A list of thousands of fully working Telnet credentials has been sitting online on Pastebin since June 11, credentials that can be used by botnet herders to increase the size of their DDoS cannons.
The list — spotted by Ankit Anubhav, a security researcher with New Sky Security — includes an IP address, device username, and a password, and is mainly made up of default device credentials in the form of "admin:admin", "root:root", and other formats. The Pastebin list includes 143 credential combos, including the 60 admin-password combos from the Mirai Telnet scanner.
There are 33,138 entries on the list, which recently became viral on Twitter after several high-profile security experts retweeted a link to it. When we took the screenshot below, the list had been viewed 11,000 times, but now, the list view counter is at 22,000+.
Victor Gevers, chairman of the GDI Foundation, has analyzed the list and shared results with Bleeping Computer in a private conversation on Friday afternoon.
The researcher told Bleeping Computer that the list contained duplicates and there were in reality only 8,233 unique IP addresses.
Most of these IPs do not allow access via their Telnet port anymore. Gevers says that 2,174 still allow an attacker to log on via its Telnet port, and 1,775 of the published credentials still work.
Since mid-week, the researcher has been working on notifying device owners about the exposed devices.
"I am going to try to see if I can locate the owner. Otherwise, I will contact the ISP," Gevers told Bleeping about his process.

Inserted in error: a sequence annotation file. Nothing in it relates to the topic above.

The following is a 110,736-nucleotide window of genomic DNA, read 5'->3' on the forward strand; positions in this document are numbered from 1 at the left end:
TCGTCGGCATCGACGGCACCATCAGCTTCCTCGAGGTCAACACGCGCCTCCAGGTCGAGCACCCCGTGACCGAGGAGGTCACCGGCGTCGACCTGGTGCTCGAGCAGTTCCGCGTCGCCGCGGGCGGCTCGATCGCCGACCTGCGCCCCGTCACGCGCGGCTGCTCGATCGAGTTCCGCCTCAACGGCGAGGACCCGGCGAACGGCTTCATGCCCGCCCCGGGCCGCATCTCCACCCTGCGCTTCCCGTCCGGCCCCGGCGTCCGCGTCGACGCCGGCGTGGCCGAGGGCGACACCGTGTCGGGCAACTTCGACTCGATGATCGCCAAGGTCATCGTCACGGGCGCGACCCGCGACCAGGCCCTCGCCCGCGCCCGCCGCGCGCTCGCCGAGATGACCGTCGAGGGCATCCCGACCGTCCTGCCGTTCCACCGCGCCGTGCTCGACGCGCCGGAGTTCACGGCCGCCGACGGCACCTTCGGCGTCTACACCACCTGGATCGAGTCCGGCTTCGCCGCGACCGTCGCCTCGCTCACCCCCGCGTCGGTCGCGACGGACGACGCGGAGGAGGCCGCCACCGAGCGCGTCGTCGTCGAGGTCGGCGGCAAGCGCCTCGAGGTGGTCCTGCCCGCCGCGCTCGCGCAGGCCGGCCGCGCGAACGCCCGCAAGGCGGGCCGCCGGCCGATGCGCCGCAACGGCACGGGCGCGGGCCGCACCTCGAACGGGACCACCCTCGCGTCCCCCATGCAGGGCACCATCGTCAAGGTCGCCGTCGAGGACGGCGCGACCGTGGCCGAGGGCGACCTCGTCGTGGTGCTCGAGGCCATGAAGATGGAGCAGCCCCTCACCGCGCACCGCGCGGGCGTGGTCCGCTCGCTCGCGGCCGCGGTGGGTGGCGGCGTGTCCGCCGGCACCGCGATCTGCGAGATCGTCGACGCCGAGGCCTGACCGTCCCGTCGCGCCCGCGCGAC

"I am going through these on a per country basis. I started in Europe slowly moving toward US, and as for last, Asia," he added. "China is the biggest to check."
"I already got a few ISPs to confirm our reports and they have already taken action in Europe," the researcher added. "I will run a new scan tonight to see how many got fixed in the last 24 hours."
Gevers said that most IPs that still respond to queries are routers. "There are devices on the list of which I never heard of," Gevers said, "and that makes the identification process much slower."
The researcher is verifying how many of these devices are part of botnets by checking their IP addresses against IP blacklists. As Gevers told Bleeping in another conversation today, his searches are hobbled by rate limiting restrictions that have reduced the efficiency of his automated process.
Gevers — and everyone else — hopes to have these devices secured or taken offline before they're hijacked by some botnet operator.